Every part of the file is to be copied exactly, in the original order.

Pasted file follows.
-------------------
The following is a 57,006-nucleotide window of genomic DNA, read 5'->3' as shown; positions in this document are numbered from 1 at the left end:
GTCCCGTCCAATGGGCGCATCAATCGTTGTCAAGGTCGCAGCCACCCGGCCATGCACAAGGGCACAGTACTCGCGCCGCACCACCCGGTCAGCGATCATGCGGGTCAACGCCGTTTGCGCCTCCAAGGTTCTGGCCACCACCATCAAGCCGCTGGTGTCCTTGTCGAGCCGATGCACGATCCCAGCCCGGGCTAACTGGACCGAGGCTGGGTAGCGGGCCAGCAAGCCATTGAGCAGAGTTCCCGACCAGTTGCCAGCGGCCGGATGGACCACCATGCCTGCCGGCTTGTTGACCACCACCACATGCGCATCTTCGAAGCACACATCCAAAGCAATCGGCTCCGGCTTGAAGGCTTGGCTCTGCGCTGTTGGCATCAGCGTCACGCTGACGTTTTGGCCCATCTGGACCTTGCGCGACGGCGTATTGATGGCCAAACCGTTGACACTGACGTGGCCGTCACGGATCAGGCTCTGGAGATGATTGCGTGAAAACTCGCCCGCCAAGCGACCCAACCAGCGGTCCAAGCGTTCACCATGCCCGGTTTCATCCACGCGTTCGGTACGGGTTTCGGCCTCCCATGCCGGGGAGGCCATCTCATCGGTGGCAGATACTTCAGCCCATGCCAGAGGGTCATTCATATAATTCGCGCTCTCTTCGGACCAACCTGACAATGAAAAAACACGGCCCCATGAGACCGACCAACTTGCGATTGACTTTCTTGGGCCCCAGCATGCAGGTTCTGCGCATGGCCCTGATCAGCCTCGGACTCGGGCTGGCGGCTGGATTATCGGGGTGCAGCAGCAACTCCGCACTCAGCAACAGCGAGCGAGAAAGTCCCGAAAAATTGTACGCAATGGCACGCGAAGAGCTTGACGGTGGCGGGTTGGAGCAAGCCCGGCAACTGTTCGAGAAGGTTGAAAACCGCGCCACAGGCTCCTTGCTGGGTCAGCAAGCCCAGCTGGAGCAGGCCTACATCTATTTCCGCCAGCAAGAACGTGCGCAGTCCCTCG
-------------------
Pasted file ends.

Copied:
The following is a 57,006-nucleotide window of genomic DNA, read 5'->3' as shown; positions in this document are numbered from 1 at the left end:
GTCCCGTCCAATGGGCGCATCAATCGTTGTCAAGGTCGCAGCCACCCGGCCATGCACAAGGGCACAGTACTCGCGCCGCACCACCCGGTCAGCGATCATGCGGGTCAACGCCGTTTGCGCCTCCAAGGTTCTGGCCACCACCATCAAGCCGCTGGTGTCCTTGTCGAGCCGATGCACGATCCCAGCCCGGGCTAACTGGACCGAGGCTGGGTAGCGGGCCAGCAAGCCATTGAGCAGAGTTCCCGACCAGTTGCCAGCGGCCGGATGGACCACCATGCCTGCCGGCTTGTTGACCACCACCACATGCGCATCTTCGAAGCACACATCCAAAGCAATCGGCTCCGGCTTGAAGGCTTGGCTCTGCGCTGTTGGCATCAGCGTCACGCTGACGTTTTGGCCCATCTGGACCTTGCGCGACGGCGTATTGATGGCCAAACCGTTGACACTGACGTGGCCGTCACGGATCAGGCTCTGGAGATGATTGCGTGAAAACTCGCCCGCCAAGCGACCCAACCAGCGGTCCAAGCGTTCACCATGCCCGGTTTCATCCACGCGTTCGGTACGGGTTTCGGCCTCCCATGCCGGGGAGGCCATCTCATCGGTGGCAGATACTTCAGCCCATGCCAGAGGGTCATTCATATAATTCGCGCTCTCTTCGGACCAACCTGACAATGAAAAAACACGGCCCCATGAGACCGACCAACTTGCGATTGACTTTCTTGGGCCCCAGCATGCAGGTTCTGCGCATGGCCCTGATCAGCCTCGGACTCGGGCTGGCGGCTGGATTATCGGGGTGCAGCAGCAACTCCGCACTCAGCAACAGCGAGCGAGAAAGTCCCGAAAAATTGTACGCAATGGCACGCGAAGAGCTTGACGGTGGCGGGTTGGAGCAAGCCCGGCAACTGTTCGAGAAGGTTGAAAACCGCGCCACAGGCTCCTTGCTGGGTCAGCAAGCCCAGCTGGAGCAGGCCTACATCTATTTCCGCCAGCAAGAACGTGCGCAGTCCCTCG